Remember to do regular checks of all of your car’s lights front, back and side. If you do find that a bulb has gone, replace it immediately. Check in your car’s handbook for the kind of bulb you need. They’re not always all the same fitting. If you’re still not sure, take it to a garage or ask for advice from a motor accessories retailer. A full guide on preparing your car for winter is on the website via the link below.

Finally the Highway Code advises that you carry an emergency kit of de-icer and ice scraper, torch, warm clothing and boots, first aid kit, jump leads and a shovel, together with a warm drink and emergency food in case you get stuck or your vehicle breaks down.

For a more advice, and for a full winter maintenance guide, you can visit

Advice for the Rural Motorist

Vehicle Maintenance; visibility and traction are very important of rural roads and these are things that you should attend to before you even start your journey.

Ensuring that your headlights are clean and clear will give you the best forward view especially as the nights are drawing in and clocks are about to change. Windscreen wipers should be checked as well to ensure that they are not split and keep the majority of the windscreen clear for the driver to maintain optimal view. Also ensure that you have a good mix of washer fluid that will really help to shift the heavy spray that is picked up off rural roads.

Tyre performance is all the more critical on rural roads which are more susceptible to patchy frost and mud from agricultural vehicles. Check that you have at least 2mm of tread depth on all tyres and consider winter tyres as most compounds perform less well when the temperature drops below 7 degrees.

Speed Choice; as well as the potential for slippery road surfaces due to mud or frost there are other important reasons to keep your speeds down on rural roads.
You are likely to encounter sharper bends on rural roads where the speed you carry into the corner will affect your ability to maintain control throughout. If you ensure that you brake going into the corner you can gently accelerate through which gives you the best control over the vehicle.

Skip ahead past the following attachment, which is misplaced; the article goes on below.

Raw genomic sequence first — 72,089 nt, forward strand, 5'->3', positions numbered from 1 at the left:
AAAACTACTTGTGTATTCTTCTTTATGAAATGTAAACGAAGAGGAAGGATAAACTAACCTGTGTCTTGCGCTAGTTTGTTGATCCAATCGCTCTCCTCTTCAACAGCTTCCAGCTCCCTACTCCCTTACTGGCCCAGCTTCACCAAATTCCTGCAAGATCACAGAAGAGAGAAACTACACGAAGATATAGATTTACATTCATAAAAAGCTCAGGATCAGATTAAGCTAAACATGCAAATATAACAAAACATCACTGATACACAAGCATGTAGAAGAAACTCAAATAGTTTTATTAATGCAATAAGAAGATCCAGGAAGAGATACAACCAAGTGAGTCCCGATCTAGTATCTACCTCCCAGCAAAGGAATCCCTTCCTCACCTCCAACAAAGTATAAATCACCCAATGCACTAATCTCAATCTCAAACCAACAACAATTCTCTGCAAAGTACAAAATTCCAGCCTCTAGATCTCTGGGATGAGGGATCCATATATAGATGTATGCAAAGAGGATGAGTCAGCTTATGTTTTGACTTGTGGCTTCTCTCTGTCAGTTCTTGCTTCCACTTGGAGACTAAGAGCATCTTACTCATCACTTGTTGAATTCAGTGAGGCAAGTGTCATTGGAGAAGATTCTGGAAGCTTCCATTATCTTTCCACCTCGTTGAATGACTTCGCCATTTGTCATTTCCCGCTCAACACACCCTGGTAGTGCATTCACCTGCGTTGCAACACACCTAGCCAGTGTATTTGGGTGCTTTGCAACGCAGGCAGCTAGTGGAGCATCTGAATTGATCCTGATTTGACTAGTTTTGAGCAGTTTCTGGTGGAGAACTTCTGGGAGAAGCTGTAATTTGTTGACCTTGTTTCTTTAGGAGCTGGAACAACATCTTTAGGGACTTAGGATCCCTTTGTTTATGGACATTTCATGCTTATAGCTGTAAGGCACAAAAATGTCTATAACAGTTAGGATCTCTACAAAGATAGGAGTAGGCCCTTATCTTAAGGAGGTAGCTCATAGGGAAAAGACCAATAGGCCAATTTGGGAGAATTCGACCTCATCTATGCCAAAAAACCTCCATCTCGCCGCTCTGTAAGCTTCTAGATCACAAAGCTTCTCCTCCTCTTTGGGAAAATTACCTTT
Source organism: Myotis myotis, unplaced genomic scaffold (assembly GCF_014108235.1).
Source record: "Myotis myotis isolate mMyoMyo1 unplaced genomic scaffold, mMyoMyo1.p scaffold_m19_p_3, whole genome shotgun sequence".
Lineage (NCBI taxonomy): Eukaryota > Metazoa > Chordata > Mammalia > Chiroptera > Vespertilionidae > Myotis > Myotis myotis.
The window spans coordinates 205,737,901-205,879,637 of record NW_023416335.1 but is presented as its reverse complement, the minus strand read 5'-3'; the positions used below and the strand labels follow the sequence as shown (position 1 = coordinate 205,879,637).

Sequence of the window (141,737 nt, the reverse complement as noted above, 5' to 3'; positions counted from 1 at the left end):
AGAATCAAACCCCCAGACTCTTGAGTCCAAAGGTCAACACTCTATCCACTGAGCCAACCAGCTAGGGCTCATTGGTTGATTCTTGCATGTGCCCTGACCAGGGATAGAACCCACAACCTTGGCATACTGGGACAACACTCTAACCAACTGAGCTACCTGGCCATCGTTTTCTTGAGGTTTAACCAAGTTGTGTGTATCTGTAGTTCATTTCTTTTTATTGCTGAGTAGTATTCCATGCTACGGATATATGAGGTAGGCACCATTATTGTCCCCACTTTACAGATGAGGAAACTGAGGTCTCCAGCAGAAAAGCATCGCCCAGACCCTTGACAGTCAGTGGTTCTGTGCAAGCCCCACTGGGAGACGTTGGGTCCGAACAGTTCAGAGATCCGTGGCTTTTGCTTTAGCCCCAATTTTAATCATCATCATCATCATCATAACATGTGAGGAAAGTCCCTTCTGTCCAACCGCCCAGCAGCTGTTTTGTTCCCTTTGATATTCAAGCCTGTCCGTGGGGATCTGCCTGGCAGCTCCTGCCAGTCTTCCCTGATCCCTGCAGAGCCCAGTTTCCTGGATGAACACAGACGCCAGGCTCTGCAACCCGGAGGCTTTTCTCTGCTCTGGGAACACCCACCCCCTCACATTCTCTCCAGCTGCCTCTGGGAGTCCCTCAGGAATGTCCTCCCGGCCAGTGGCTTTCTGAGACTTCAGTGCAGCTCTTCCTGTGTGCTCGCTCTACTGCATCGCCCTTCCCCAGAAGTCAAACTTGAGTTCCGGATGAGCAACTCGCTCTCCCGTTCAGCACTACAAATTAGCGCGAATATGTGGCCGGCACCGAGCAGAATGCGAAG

Rural roads are often used by agricultural traffic that may be travelling at much slower speeds than you. This differential in speed can be an extra risk factor, expect the Unexpected; continually ask yourself what might I come across around the next bend? It might be a rambler, a cyclist, a horse rider, a deer or badger, or even an escaped animal from the local farm. Have you allowed for it and are you prepared for it? If you don’t expect these possibilities you will not be prepared to take action when needed.

Over 40% of Berkshire road casualties are injured on rural roads.

The UK Government is re-launching a campaign today in a bid to reduce the massive impact of road traffic crashes occurring on rural roads across Britain. Now, Safer Roads can reveal that the proportion of these casualties in Berkshire is falling.

Safer Roads, Berkshire has looked at both casualties on roads in the county and also anyone from Berkshire who has been injured in a road traffic crash anywhere in the country.

Nationally, the Department for Transport are reporting that 3 people are losing their lives on rural roads each day. In Berkshire last year the total number of deaths on rural roads was 8 and the number is 17% lower than it was in 2012.

The other factor that the Department for Transport are drawing attention to is the proportion of rural road crashes that occur whilst on a bend. In Berkshire there were 117 casualties in vehicles that were on a bend in a rural road at the time of the crash.

Safer Roads Director, Dan Campsall, speaking about the figures said, “Whilst the news locally is positive, there are still around 1,000 county residents who are injured each year on rural roads; that’s nearly 20 every week. The combination of bends, variance in traffic speeds, potential for vulnerable road users and changing surface conditions make these some of the hardest roads to navigate. It is vitally important that drivers pay extra attention and slow down on these roads which don’t benefit from the safety features you might find on a motorway.”

Road Safety Minister, Andrew Jones, said: “Every injury and death on our roads is a tragedy and that is why the new THINK! country road campaign is so important. We want the public to anticipate potential hazards on the road when driving in the countryside, to watch their speed and take care when approaching a bend.”

Drivestart Event (August 2015)


Workshops include:
Advice on buying a second hand car, Post-accident first aid, Cause and effect of traffic accidents, Advice on legal requirements, Hazards facing new drivers, and a taster driving lesson.

Thursday 27th August: 9:15am – 4pm (Ages 15 – 17)
Woodley Airfield Youth Centre, Hurricane Way, RG5 4UX